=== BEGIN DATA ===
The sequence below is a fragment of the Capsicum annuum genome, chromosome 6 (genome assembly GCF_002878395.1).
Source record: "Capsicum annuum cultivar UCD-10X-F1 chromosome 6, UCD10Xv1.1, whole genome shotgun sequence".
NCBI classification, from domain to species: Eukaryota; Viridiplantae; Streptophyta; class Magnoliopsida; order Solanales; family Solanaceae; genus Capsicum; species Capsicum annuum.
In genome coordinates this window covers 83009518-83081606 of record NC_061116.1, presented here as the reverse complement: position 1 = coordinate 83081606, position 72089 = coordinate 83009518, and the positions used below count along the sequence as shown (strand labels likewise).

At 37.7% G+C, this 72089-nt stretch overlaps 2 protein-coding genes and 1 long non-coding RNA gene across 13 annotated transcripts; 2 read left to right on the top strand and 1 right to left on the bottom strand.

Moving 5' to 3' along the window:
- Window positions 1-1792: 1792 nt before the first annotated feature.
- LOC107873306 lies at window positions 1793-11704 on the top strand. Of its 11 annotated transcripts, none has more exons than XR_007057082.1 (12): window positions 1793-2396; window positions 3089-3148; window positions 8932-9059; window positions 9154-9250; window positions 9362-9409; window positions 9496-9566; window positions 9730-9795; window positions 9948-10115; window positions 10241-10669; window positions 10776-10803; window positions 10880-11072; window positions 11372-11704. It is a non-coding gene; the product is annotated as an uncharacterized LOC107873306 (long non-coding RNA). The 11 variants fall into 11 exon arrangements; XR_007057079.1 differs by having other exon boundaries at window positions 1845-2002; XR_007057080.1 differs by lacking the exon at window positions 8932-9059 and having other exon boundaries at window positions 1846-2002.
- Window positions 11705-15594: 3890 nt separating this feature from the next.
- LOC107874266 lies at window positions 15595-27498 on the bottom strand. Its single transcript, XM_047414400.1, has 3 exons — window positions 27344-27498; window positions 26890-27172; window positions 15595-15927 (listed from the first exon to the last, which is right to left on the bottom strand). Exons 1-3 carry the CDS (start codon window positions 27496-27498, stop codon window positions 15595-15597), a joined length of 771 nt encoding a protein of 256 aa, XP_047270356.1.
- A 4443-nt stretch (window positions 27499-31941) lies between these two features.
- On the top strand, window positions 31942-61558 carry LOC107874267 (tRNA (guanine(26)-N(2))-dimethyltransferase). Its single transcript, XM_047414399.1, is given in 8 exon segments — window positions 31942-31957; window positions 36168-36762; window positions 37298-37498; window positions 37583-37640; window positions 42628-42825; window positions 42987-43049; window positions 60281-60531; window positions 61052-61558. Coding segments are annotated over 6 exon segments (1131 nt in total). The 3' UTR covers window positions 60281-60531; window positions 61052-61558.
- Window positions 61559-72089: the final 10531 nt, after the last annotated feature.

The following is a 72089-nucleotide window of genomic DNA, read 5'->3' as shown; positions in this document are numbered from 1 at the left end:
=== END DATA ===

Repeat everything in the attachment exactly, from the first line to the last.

The sequence below is a fragment of the Capsicum annuum genome, chromosome 6 (genome assembly GCF_002878395.1).
Source record: "Capsicum annuum cultivar UCD-10X-F1 chromosome 6, UCD10Xv1.1, whole genome shotgun sequence".
NCBI classification, from domain to species: Eukaryota; Viridiplantae; Streptophyta; class Magnoliopsida; order Solanales; family Solanaceae; genus Capsicum; species Capsicum annuum.
In genome coordinates this window covers 83009518-83081606 of record NC_061116.1, presented here as the reverse complement: position 1 = coordinate 83081606, position 72089 = coordinate 83009518, and the positions used below count along the sequence as shown (strand labels likewise).

At 37.7% G+C, this 72089-nt stretch overlaps 2 protein-coding genes and 1 long non-coding RNA gene across 13 annotated transcripts; 2 read left to right on the top strand and 1 right to left on the bottom strand.

Moving 5' to 3' along the window:
- Window positions 1-1792: 1792 nt before the first annotated feature.
- LOC107873306 lies at window positions 1793-11704 on the top strand. Of its 11 annotated transcripts, none has more exons than XR_007057082.1 (12): window positions 1793-2396; window positions 3089-3148; window positions 8932-9059; window positions 9154-9250; window positions 9362-9409; window positions 9496-9566; window positions 9730-9795; window positions 9948-10115; window positions 10241-10669; window positions 10776-10803; window positions 10880-11072; window positions 11372-11704. It is a non-coding gene; the product is annotated as an uncharacterized LOC107873306 (long non-coding RNA). The 11 variants fall into 11 exon arrangements; XR_007057079.1 differs by having other exon boundaries at window positions 1845-2002; XR_007057080.1 differs by lacking the exon at window positions 8932-9059 and having other exon boundaries at window positions 1846-2002.
- Window positions 11705-15594: 3890 nt separating this feature from the next.
- LOC107874266 lies at window positions 15595-27498 on the bottom strand. Its single transcript, XM_047414400.1, has 3 exons — window positions 27344-27498; window positions 26890-27172; window positions 15595-15927 (listed from the first exon to the last, which is right to left on the bottom strand). Exons 1-3 carry the CDS (start codon window positions 27496-27498, stop codon window positions 15595-15597), a joined length of 771 nt encoding a protein of 256 aa, XP_047270356.1.
- A 4443-nt stretch (window positions 27499-31941) lies between these two features.
- On the top strand, window positions 31942-61558 carry LOC107874267 (tRNA (guanine(26)-N(2))-dimethyltransferase). Its single transcript, XM_047414399.1, is given in 8 exon segments — window positions 31942-31957; window positions 36168-36762; window positions 37298-37498; window positions 37583-37640; window positions 42628-42825; window positions 42987-43049; window positions 60281-60531; window positions 61052-61558. Coding segments are annotated over 6 exon segments (1131 nt in total). The 3' UTR covers window positions 60281-60531; window positions 61052-61558.
- Window positions 61559-72089: the final 10531 nt, after the last annotated feature.

The following is a 72089-nucleotide window of genomic DNA, read 5'->3' as shown; positions in this document are numbered from 1 at the left end: